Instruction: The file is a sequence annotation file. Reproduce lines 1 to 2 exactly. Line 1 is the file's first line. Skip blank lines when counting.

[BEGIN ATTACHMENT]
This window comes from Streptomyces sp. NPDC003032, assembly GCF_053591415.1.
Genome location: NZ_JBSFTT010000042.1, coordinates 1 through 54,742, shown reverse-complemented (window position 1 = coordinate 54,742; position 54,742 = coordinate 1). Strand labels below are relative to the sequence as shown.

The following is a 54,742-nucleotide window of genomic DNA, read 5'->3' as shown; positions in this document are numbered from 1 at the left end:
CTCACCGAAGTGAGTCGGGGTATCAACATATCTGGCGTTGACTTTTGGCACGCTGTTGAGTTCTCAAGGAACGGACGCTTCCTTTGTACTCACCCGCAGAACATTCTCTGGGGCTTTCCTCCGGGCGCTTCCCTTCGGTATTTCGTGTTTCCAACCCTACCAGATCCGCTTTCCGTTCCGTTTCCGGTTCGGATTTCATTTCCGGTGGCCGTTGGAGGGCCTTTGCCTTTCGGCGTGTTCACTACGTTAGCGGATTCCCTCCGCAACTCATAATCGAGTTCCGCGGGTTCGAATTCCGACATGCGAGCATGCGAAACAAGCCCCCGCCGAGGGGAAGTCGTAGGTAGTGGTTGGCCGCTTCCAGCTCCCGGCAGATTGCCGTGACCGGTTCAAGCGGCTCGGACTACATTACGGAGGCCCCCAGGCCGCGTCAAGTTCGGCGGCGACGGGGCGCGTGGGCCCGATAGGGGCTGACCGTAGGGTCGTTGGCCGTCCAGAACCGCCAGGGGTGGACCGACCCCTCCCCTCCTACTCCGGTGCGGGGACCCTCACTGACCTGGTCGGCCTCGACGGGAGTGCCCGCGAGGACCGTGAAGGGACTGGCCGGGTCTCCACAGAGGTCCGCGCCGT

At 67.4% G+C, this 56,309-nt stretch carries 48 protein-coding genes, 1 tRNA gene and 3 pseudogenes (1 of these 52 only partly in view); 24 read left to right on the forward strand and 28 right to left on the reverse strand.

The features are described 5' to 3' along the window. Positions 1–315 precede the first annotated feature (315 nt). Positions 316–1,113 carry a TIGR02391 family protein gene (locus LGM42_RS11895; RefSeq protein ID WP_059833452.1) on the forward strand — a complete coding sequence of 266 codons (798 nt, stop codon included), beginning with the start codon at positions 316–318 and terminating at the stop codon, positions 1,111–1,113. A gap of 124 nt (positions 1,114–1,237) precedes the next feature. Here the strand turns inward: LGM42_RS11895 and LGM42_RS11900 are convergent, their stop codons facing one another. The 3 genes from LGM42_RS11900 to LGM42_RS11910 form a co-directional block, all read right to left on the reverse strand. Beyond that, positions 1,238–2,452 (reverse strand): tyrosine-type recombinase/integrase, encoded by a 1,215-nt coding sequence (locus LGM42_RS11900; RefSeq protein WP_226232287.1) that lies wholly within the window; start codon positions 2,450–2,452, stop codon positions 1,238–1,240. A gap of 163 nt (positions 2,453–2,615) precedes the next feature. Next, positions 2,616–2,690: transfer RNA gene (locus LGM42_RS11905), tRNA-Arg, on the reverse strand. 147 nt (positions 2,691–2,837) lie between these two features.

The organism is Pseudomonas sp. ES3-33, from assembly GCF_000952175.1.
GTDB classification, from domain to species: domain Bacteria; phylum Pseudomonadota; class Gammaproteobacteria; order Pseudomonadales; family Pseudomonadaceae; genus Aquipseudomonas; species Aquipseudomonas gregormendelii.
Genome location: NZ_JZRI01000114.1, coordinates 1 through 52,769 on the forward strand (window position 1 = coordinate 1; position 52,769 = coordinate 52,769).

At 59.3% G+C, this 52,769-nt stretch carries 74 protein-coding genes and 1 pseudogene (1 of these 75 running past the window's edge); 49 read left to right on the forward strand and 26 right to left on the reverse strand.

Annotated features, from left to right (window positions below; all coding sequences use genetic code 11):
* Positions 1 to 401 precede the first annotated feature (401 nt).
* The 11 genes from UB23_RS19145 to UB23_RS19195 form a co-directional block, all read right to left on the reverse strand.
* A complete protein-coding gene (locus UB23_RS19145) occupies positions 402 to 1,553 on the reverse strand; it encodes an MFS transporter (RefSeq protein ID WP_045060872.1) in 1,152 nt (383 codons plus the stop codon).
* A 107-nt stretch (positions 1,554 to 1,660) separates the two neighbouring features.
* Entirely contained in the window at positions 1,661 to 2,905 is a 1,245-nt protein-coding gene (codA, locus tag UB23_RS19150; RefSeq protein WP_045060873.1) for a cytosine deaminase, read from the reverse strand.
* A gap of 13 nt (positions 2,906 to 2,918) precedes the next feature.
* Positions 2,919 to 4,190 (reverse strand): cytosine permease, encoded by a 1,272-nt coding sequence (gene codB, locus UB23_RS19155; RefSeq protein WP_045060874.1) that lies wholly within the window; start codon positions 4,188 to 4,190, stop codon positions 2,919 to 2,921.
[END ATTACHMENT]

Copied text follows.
This window comes from Streptomyces sp. NPDC003032, assembly GCF_053591415.1.
Genome location: NZ_JBSFTT010000042.1, coordinates 1 through 54,742, shown reverse-complemented (window position 1 = coordinate 54,742; position 54,742 = coordinate 1). Strand labels below are relative to the sequence as shown.